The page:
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Study says peer groups may divorce at similar times

There has been much ado about the effects of social media in recent years. But for generations parents have worried about potential issues that can arise with the kids due to peer pressure. So why is it somewhat surprising for some people to learn that researchers not only find links between life events and members of social networks?

In defining the social networks and what researchers curiously call social contagions, various studies over the years have looked at a variety of different areas. In 2006 a researcher looked into the apparent link between siblings and the birth of children in a family. The economist noted that a person who recently became an aunt or uncle was more likely to soon become a parent as well.

Other studies have looked at things like the apparent contagious affect of obesity in classrooms, where peer groups were more likely to add weight together. It is not clear of any of these studies control for the fact the social networks typically involve people of the same age group and position in life.

Now, researchers claim that a link can be found among social groups and the divorce rate. Ironically, the research seems to be a byproduct of a long-running study that seeks to better understand heart disease. The study began looking at groups of people in 1948 to learn about cardiovascular disease, and over the course of many years, updates to the longitudinal research folded in offspring of the original study participants.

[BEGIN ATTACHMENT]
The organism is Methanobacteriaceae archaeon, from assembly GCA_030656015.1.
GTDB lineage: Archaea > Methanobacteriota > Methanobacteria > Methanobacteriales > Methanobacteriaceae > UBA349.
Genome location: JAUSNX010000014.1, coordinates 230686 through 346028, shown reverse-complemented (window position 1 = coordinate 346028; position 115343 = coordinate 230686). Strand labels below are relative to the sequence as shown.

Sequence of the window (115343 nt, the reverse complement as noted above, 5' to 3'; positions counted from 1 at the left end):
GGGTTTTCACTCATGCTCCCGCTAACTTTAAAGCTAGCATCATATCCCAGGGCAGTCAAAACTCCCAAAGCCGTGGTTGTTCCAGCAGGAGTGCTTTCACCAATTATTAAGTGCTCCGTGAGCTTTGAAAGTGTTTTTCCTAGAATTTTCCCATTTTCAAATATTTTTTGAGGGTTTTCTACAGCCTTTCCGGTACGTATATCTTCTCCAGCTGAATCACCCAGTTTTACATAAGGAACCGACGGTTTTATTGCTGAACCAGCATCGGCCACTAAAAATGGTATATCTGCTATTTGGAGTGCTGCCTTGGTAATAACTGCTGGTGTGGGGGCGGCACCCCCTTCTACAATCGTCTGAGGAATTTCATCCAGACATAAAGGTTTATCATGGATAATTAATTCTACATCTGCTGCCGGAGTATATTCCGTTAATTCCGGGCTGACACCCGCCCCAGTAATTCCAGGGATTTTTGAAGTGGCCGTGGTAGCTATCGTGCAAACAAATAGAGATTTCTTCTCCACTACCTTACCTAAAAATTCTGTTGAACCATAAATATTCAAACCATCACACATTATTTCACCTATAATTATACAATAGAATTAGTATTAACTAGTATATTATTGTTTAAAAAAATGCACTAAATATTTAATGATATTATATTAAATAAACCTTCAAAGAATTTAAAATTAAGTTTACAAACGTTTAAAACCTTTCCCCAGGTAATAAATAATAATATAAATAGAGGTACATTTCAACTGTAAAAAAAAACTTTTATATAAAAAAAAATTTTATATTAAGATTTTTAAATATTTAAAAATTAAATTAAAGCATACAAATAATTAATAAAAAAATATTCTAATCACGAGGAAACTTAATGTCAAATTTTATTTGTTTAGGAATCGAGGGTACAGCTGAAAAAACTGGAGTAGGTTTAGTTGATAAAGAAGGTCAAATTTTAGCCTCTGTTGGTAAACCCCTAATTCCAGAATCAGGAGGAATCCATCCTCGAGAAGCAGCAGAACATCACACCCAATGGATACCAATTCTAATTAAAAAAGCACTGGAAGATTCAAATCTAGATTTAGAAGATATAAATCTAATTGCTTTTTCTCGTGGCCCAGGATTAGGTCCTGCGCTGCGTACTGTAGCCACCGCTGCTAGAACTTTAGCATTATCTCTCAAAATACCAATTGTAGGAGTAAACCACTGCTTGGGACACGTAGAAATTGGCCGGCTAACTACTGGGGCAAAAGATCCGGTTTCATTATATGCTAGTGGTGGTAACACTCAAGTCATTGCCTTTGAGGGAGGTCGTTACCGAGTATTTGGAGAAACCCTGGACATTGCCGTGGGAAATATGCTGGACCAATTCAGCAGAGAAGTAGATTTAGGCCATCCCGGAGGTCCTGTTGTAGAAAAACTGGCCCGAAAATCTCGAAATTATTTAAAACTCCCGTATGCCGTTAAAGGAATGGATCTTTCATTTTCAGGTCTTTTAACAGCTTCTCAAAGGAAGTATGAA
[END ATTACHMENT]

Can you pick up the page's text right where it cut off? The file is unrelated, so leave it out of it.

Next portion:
Each participant is interviewed on a recurring basis. The researchers claim that after reviewing three generations of data, they think that the study shows that a married person is 75 percent more likely to divorce if a friend goes through divorce. When a friend of a friend divorces, the chance of the married subject to seek divorce sits at 33 percent.

For people who are going through a divorce, the research may serve a small function in showing that a person may not be as alone as it seems. But, in reality, the research may only reflect a mathematical function of the divorce rate. A researcher may simply find information that is consistent with the lens through which data is reviewed.

When a marriage breaks down, it is important for a person to understand that friends and family may be an important source for support. But, it is also important to consider the issues in the divorce process directly to protect individual rights that may ultimately be outlined in the final decree.

Source: Pew Research Center, “Is divorce contagious?,” Rick Morin, Oct. 21, 2013

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